Carry heavy debt loads
Borrowing might have seemed like a sound idea when financing was cheap and easy to get, but companies that loaded up on debt now know it can bite hard when the economy slows and credit dries up.
When debt comes due, shakier companies that can't afford to pay it off may have trouble replacing it with new debt now that lenders have tightened up, says Jing Zhang, head of research at Moody's KMV. About $6.8 trillion in corporate loans and bonds come due this year, he says.
Just making payments on existing loans can be more onerous as business slows down.
Six Flags, the operator of amusement parks across the country, is attempting to turn around its business while carrying debt of $2.7 billion. "The debt is a problem," says David Miller, analyst at SMH Capital.
The suggestion Six Flags may be a candidate for bankruptcy any time soon is "silly," he says. The company has had a string of "biblically bad luck," including bad weather in many of its markets last year. While the company's debt load is large, it doesn't come due until 2010, Miller says.
Analysts expect the company's earnings to double in the third quarter, says Reuters Estimates. The company didn't return calls.
Heavy debt is also an issue at Blockbuster. The video rental chain's former parent company loaded it up with more than $1 billion in debt, says Michael Pachter, analyst at Wedbush Morgan.
But he thinks bankruptcy isn't a risk. The company's debt is down to $758 million, with just $44.7 million due this year and $56.5 million due next year, he says. Blockbuster is expected to generate at least $100 million in cash flow, more than enough to service the debt, so "The risk of default is nil in 2008 or 2009," he says.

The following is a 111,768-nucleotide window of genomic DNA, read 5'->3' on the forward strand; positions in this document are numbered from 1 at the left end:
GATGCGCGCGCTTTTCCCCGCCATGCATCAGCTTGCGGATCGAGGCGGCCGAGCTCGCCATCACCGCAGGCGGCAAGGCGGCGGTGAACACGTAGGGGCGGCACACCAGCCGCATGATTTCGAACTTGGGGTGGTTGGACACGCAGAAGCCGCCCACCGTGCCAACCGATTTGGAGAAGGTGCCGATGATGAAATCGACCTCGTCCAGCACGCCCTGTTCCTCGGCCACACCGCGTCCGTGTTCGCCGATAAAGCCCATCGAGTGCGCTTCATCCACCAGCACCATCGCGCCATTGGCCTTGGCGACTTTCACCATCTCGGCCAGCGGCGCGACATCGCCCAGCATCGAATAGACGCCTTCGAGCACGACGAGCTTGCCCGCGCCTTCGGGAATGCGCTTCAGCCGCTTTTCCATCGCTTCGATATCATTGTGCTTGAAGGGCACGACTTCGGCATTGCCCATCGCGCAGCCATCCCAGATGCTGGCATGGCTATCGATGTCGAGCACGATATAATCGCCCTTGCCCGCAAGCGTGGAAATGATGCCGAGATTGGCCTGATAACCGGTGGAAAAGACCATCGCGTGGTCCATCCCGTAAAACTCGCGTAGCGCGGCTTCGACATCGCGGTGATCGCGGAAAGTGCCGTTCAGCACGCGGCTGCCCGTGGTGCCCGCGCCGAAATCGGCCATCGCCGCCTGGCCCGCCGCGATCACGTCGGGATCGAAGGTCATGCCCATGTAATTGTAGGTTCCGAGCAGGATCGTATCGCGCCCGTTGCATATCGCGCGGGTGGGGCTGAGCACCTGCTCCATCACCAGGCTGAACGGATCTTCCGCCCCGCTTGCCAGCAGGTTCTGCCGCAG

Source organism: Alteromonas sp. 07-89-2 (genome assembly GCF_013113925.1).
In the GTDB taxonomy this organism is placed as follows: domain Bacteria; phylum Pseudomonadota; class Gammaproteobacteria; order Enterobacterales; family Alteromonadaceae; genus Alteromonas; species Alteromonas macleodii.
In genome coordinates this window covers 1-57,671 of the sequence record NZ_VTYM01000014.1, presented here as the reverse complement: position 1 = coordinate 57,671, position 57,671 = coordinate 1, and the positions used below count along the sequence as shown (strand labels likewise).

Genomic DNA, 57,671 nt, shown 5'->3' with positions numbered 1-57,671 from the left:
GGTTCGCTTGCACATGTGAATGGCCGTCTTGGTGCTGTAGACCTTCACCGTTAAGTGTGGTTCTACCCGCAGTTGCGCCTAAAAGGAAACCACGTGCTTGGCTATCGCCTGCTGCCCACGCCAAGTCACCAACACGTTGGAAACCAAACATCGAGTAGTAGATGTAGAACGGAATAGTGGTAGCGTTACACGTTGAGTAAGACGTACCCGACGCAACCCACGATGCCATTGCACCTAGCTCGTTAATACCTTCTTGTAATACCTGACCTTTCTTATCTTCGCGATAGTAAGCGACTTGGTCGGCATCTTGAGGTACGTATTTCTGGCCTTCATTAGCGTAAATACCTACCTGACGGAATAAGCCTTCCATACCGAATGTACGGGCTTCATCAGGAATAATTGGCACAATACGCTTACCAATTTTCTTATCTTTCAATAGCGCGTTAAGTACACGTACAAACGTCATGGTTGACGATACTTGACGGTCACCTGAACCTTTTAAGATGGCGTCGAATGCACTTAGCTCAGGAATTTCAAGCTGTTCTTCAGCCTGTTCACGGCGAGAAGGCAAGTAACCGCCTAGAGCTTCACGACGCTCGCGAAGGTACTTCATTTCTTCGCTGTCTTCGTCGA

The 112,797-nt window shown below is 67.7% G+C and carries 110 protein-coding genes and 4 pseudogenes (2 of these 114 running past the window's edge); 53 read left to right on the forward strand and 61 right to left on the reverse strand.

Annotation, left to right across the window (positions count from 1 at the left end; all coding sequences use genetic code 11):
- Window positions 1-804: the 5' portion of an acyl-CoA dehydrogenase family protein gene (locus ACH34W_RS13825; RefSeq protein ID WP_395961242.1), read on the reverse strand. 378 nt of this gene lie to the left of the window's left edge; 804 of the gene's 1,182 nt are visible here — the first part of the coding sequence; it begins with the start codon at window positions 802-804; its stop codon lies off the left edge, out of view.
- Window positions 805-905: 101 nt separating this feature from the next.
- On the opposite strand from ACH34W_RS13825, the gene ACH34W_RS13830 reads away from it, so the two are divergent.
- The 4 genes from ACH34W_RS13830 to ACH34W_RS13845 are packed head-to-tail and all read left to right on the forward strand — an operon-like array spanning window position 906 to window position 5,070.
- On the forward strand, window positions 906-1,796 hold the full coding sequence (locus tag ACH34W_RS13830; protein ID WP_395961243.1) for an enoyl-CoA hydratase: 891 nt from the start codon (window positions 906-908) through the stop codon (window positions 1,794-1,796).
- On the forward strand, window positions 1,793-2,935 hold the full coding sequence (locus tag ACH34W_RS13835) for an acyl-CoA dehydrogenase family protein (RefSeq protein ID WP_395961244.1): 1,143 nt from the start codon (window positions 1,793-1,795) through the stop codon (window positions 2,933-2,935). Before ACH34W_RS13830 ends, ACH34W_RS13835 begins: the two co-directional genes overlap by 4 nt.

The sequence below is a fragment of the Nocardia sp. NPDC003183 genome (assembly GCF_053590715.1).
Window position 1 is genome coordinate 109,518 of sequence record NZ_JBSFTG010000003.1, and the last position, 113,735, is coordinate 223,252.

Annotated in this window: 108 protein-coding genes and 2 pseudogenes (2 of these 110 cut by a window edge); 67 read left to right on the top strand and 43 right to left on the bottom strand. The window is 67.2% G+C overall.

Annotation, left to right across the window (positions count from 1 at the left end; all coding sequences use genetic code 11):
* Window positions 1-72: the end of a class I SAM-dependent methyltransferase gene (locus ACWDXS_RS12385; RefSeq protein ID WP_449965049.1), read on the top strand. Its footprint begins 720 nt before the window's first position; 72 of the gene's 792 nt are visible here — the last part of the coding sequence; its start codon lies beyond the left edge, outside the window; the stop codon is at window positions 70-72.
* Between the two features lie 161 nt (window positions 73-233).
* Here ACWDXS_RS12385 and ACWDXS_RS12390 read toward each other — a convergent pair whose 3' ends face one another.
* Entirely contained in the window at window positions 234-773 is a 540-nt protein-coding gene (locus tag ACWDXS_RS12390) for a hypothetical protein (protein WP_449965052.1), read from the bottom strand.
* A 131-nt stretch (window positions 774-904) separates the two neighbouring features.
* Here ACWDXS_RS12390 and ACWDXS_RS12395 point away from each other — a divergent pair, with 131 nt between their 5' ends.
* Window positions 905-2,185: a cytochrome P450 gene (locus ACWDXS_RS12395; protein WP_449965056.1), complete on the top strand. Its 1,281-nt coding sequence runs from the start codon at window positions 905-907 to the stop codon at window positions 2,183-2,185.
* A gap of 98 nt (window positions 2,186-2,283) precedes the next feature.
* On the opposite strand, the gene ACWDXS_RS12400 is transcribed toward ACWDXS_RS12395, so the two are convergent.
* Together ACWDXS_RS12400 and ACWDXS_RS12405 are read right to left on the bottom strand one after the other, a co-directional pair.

Blockbuster also doesn't see imminent danger. "We expect to generate meaningful cash flow to return Blockbuster to profitability and be in full compliance with debt covenants," says spokesman Randy Hargrove.
Some blame private-equity firms for loading too much debt on companies they bought.
IAP Worldwide, a defense contractor owned by private-equity firm Cerberus, has $535 million in debt and is on S&P's list. But in an e-mailed response, Cerberus said IAP has been able to restructure its debt.
Face operational issues
Krispy Kreme is an example of companies on S&P's list that have had persistent problems in managing themselves profitably. Ever since the doughnut chain's accounting scandal in 2004 and 2005, it has been trying to turn itself around.
Aftereffects of the accounting mess coupled with too many new stores have put the company in a tight spot. It has lost money for 13-consecutive quarters, and Thomson Financial says analysts expect the company to lose money again when it reports fiscal fourth-quarter results April 7. Its stock has fallen more than 90% the past five years. Krispy Kreme has had a revolving door of executives and in January named a new CEO. A few months earlier, it said it would realign operations. Krispy Kreme declined to comment for this story.
But while some companies and industries face serious challenges both internally and externally, Moody's Zhang doesn't expect a serious default epidemic. "Default risk has been increasing," he says. "But the relative level is very low."